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Anti-ADAMTS13 Autoantibodies: From Pathophysiology to Prognostic Impact—A Review for Clinicians

Cristina Dainese
Federica Valeri
Benedetto Bruno
2,3 and
Alessandra Borchiellini
Regional Centre for Hemorrhagic and Thrombotic Diseases, AOU Città Della Salute e Della Scienza, 10126 Turin, Italy
Division of Hematology, AOU Città Della Salute e Della Scienza and University of Turin, 10124 Turin, Italy
Department of Molecular Biotechnology and Health Sciences, University of Turin, 10124 Turin, Italy
Author to whom correspondence should be addressed.
J. Clin. Med. 2023, 12(17), 5630;
Submission received: 30 June 2023 / Revised: 26 July 2023 / Accepted: 27 July 2023 / Published: 29 August 2023


Thrombotic thrombocytopenic purpura (TTP) is a fatal disease in which platelet-rich microthrombi cause end-organ ischemia and damage. TTP is caused by markedly reduced ADAMTS13 (a disintegrin and metalloproteinase with a thrombospondin type 1 motif, member 13) activity. ADAMTS13 autoantibodies (autoAbs) are the major cause of immune TTP (iTTP), determining ADAMTS13 deficiency. The pathophysiology of such autoAbs as well as their prognostic role are continuous objects of scientific studies in iTTP fields. This review aims to provide clinicians with the basic information and updates on autoAbs’ structure and function, how they are typically detected in the laboratory and their prognostic implications. This information could be useful in clinical practice and contribute to future research implementations on this specific topic.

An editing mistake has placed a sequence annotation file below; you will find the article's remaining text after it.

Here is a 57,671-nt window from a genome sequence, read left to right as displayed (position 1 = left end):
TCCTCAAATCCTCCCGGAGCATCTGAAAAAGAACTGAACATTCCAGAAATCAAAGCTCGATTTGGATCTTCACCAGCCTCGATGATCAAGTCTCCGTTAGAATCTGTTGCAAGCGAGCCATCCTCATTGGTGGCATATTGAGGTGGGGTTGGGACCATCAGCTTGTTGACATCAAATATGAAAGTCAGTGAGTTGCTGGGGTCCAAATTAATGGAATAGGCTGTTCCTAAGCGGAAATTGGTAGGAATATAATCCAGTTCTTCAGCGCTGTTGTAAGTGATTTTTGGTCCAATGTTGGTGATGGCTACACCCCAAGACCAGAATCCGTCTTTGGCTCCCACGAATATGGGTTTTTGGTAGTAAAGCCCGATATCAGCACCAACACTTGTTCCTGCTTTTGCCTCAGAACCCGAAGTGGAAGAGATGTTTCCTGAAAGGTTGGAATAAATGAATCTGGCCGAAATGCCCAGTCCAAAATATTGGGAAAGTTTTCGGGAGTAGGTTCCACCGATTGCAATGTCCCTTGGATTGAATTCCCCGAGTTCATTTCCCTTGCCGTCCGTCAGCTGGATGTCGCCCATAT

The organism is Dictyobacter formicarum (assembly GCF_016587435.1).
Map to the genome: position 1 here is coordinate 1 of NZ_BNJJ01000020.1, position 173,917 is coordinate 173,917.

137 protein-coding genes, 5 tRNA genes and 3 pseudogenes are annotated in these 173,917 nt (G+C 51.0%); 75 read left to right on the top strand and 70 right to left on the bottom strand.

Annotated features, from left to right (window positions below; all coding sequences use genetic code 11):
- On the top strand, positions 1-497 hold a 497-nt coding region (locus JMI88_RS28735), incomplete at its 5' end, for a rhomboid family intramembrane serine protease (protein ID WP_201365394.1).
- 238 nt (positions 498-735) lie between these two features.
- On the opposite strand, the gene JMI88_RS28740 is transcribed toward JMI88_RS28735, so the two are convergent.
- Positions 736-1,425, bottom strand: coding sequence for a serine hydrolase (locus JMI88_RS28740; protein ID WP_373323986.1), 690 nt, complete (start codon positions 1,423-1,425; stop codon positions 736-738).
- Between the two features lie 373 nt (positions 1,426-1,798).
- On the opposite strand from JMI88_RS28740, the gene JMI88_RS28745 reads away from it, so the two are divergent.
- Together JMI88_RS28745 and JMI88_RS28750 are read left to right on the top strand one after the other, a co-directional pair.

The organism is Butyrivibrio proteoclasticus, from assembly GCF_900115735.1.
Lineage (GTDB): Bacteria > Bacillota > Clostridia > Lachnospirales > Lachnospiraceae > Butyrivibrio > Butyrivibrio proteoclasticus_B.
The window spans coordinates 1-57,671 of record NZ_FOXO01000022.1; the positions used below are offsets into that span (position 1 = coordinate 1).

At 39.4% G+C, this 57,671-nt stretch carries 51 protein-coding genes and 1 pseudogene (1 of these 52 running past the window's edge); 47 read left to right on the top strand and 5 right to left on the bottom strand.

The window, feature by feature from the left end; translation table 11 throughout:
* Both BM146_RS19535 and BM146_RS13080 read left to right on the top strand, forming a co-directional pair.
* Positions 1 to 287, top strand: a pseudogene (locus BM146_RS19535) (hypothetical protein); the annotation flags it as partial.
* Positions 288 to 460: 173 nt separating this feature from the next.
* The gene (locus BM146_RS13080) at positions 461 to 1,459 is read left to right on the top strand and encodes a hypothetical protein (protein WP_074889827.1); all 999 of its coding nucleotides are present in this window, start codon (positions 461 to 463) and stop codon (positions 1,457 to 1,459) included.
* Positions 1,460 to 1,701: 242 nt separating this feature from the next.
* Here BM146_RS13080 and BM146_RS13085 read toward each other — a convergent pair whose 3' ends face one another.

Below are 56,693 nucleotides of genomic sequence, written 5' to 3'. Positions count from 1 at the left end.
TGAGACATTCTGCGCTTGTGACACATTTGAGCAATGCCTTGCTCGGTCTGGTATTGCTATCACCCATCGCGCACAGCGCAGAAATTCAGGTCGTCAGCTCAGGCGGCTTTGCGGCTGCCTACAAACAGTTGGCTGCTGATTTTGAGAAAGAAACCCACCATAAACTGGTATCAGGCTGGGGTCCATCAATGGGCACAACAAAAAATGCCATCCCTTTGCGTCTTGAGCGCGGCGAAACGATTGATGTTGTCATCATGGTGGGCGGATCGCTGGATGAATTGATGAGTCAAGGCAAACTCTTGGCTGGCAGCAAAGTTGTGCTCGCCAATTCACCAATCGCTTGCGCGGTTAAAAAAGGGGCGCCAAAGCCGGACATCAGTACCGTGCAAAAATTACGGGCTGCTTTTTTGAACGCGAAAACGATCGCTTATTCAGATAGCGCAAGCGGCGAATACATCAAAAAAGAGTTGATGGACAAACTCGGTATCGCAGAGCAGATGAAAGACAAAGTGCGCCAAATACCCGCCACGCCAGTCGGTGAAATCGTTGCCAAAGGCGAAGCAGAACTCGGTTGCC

Graphical Abstract

1. Introduction

Thrombotic thrombocytopenic purpura (TTP) is a rare hematological disorder caused by a deficiency in the enzymatic function of a member of the disintegrin and metalloprotease with thrombospondin-type motifs family, an enzyme called ADAMTS13, which is synthesized primarily in the liver and, in limited quantities, by vascular endothelial cells, megakaryocytes, platelets, glomerular podocytes and glial cells. ADAMTS13 binds soluble von Willebrand Factor (VWF) and interacts with endothelium-anchored Ultra-Large VWF Multimers (ULVWFMs), resulting in the cleavage of ULVWFM strings or bundles to regulate their interaction with platelets, thus preventing the formation of blood clots in normal circulation. In patients with immune TTP (iTTP), ADAMTS13 activity is significantly reduced due to the binding of anti-ADAMTS13 autoantibodies (autoAbs) to the metalloprotease. Consequently, ULVWFMs remain uncleaved in circulation, forming platelet-rich thrombi in the microvessels under conditions of high shear stress [1]. The mechanisms by which these autoAbs inhibit ADAMTS13 enzymatic function are not fully understood, and in recent years many scientific efforts have been made to improve our knowledge on this specific topic.

2. Anti-ADAMTS13 Autoantibodies Pathophysiology: Production, Structure and Function

As in other autoimmune disorders, iTTP is characterized by a loss of tolerance resulting in a shift to autoimmunity [2]. Antigens derived from ADAMTS13 molecules, processed by dendritic cells, activate cross-reactive naïve CD41 T cells, which, in turn, differentiate into autoreactive effector CD41 T cells [3,4]. Autoreactive B cells recirculate into the germinal center (GC) of secondary lymph nodes, stimulated by antigens and auto reactive T helper cells and differentiate into autoAb-producing plasma cells or long-lived memory B cells [5]. Shin and colleagues performed an analysis of B cell subsets and circulating follicular T helper (cfTh) cell changes in iTTP [2]. A decreased number of post-GC memory B cells, an increased number of plasma blasts and a reduction of cfTh compared to healthy controls were found in the acute phase of iTTP. Furthermore, the authors of that study described an association between higher plasma blasts and higher ADAMTS13 autoAbs levels, with a trend toward reduced ADAMTS13 antigen levels. The same group also demonstrated that, in asymptomatic patients that underwent an ADAMTS13 relapse prior to preemptive therapy with rituximab (RTX), a significantly increased naïve B cell population, a global decrease in all memory subsets and a trend toward increased plasma blasts were present.